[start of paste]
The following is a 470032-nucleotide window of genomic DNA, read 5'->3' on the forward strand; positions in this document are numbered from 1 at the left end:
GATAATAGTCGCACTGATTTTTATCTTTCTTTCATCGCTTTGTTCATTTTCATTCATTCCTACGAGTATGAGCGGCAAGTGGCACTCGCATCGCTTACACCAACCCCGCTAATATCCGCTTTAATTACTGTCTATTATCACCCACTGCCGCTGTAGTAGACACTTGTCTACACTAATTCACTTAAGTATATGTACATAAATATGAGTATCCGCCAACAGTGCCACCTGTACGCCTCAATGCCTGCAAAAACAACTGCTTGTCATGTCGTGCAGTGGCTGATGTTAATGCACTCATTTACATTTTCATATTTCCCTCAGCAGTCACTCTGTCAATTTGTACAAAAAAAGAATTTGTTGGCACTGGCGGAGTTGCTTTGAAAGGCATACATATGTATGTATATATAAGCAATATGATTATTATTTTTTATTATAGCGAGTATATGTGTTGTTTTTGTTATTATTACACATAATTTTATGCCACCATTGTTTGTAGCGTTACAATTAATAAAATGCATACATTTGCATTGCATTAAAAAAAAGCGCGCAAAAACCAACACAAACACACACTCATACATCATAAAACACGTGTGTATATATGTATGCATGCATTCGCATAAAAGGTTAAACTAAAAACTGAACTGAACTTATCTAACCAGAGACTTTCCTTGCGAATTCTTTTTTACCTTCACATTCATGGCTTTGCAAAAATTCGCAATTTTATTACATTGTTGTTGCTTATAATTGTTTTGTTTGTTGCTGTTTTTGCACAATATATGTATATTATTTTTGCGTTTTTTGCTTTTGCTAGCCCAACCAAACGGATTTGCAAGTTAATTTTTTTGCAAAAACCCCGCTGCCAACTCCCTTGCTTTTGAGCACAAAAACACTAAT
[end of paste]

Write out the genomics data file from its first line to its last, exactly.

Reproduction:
The following is a 470032-nucleotide window of genomic DNA, read 5'->3' on the forward strand; positions in this document are numbered from 1 at the left end:
GATAATAGTCGCACTGATTTTTATCTTTCTTTCATCGCTTTGTTCATTTTCATTCATTCCTACGAGTATGAGCGGCAAGTGGCACTCGCATCGCTTACACCAACCCCGCTAATATCCGCTTTAATTACTGTCTATTATCACCCACTGCCGCTGTAGTAGACACTTGTCTACACTAATTCACTTAAGTATATGTACATAAATATGAGTATCCGCCAACAGTGCCACCTGTACGCCTCAATGCCTGCAAAAACAACTGCTTGTCATGTCGTGCAGTGGCTGATGTTAATGCACTCATTTACATTTTCATATTTCCCTCAGCAGTCACTCTGTCAATTTGTACAAAAAAAGAATTTGTTGGCACTGGCGGAGTTGCTTTGAAAGGCATACATATGTATGTATATATAAGCAATATGATTATTATTTTTTATTATAGCGAGTATATGTGTTGTTTTTGTTATTATTACACATAATTTTATGCCACCATTGTTTGTAGCGTTACAATTAATAAAATGCATACATTTGCATTGCATTAAAAAAAAGCGCGCAAAAACCAACACAAACACACACTCATACATCATAAAACACGTGTGTATATATGTATGCATGCATTCGCATAAAAGGTTAAACTAAAAACTGAACTGAACTTATCTAACCAGAGACTTTCCTTGCGAATTCTTTTTTACCTTCACATTCATGGCTTTGCAAAAATTCGCAATTTTATTACATTGTTGTTGCTTATAATTGTTTTGTTTGTTGCTGTTTTTGCACAATATATGTATATTATTTTTGCGTTTTTTGCTTTTGCTAGCCCAACCAAACGGATTTGCAAGTTAATTTTTTTGCAAAAACCCCGCTGCCAACTCCCTTGCTTTTGAGCACAAAAACACTAAT